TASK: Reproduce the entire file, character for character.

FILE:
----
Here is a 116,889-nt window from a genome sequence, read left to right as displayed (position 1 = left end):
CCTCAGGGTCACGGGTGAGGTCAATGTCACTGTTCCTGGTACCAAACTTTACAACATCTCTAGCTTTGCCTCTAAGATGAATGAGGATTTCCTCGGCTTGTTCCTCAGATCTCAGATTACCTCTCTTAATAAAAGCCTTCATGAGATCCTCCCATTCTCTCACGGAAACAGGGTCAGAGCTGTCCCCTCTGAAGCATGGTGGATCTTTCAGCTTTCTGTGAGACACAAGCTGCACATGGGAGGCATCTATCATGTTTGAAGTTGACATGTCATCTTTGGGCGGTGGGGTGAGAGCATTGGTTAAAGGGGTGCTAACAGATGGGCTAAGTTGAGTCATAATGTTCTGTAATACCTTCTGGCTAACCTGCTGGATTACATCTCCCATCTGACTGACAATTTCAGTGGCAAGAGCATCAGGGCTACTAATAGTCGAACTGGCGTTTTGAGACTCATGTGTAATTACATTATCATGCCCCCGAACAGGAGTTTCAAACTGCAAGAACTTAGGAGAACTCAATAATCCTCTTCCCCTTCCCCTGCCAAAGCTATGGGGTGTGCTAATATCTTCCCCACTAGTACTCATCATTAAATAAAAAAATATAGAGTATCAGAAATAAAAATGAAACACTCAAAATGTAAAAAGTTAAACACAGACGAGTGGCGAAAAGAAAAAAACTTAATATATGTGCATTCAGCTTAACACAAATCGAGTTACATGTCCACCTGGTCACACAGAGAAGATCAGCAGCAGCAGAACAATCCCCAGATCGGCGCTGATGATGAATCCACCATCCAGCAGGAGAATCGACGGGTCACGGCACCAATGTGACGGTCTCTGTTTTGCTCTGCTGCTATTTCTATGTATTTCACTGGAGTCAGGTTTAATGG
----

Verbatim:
Here is a 116,889-nt window from a genome sequence, read left to right as displayed (position 1 = left end):
CCTCAGGGTCACGGGTGAGGTCAATGTCACTGTTCCTGGTACCAAACTTTACAACATCTCTAGCTTTGCCTCTAAGATGAATGAGGATTTCCTCGGCTTGTTCCTCAGATCTCAGATTACCTCTCTTAATAAAAGCCTTCATGAGATCCTCCCATTCTCTCACGGAAACAGGGTCAGAGCTGTCCCCTCTGAAGCATGGTGGATCTTTCAGCTTTCTGTGAGACACAAGCTGCACATGGGAGGCATCTATCATGTTTGAAGTTGACATGTCATCTTTGGGCGGTGGGGTGAGAGCATTGGTTAAAGGGGTGCTAACAGATGGGCTAAGTTGAGTCATAATGTTCTGTAATACCTTCTGGCTAACCTGCTGGATTACATCTCCCATCTGACTGACAATTTCAGTGGCAAGAGCATCAGGGCTACTAATAGTCGAACTGGCGTTTTGAGACTCATGTGTAATTACATTATCATGCCCCCGAACAGGAGTTTCAAACTGCAAGAACTTAGGAGAACTCAATAATCCTCTTCCCCTTCCCCTGCCAAAGCTATGGGGTGTGCTAATATCTTCCCCACTAGTACTCATCATTAAATAAAAAAATATAGAGTATCAGAAATAAAAATGAAACACTCAAAATGTAAAAAGTTAAACACAGACGAGTGGCGAAAAGAAAAAAACTTAATATATGTGCATTCAGCTTAACACAAATCGAGTTACATGTCCACCTGGTCACACAGAGAAGATCAGCAGCAGCAGAACAATCCCCAGATCGGCGCTGATGATGAATCCACCATCCAGCAGGAGAATCGACGGGTCACGGCACCAATGTGACGGTCTCTGTTTTGCTCTGCTGCTATTTCTATGTATTTCACTGGAGTCAGGTTTAATGG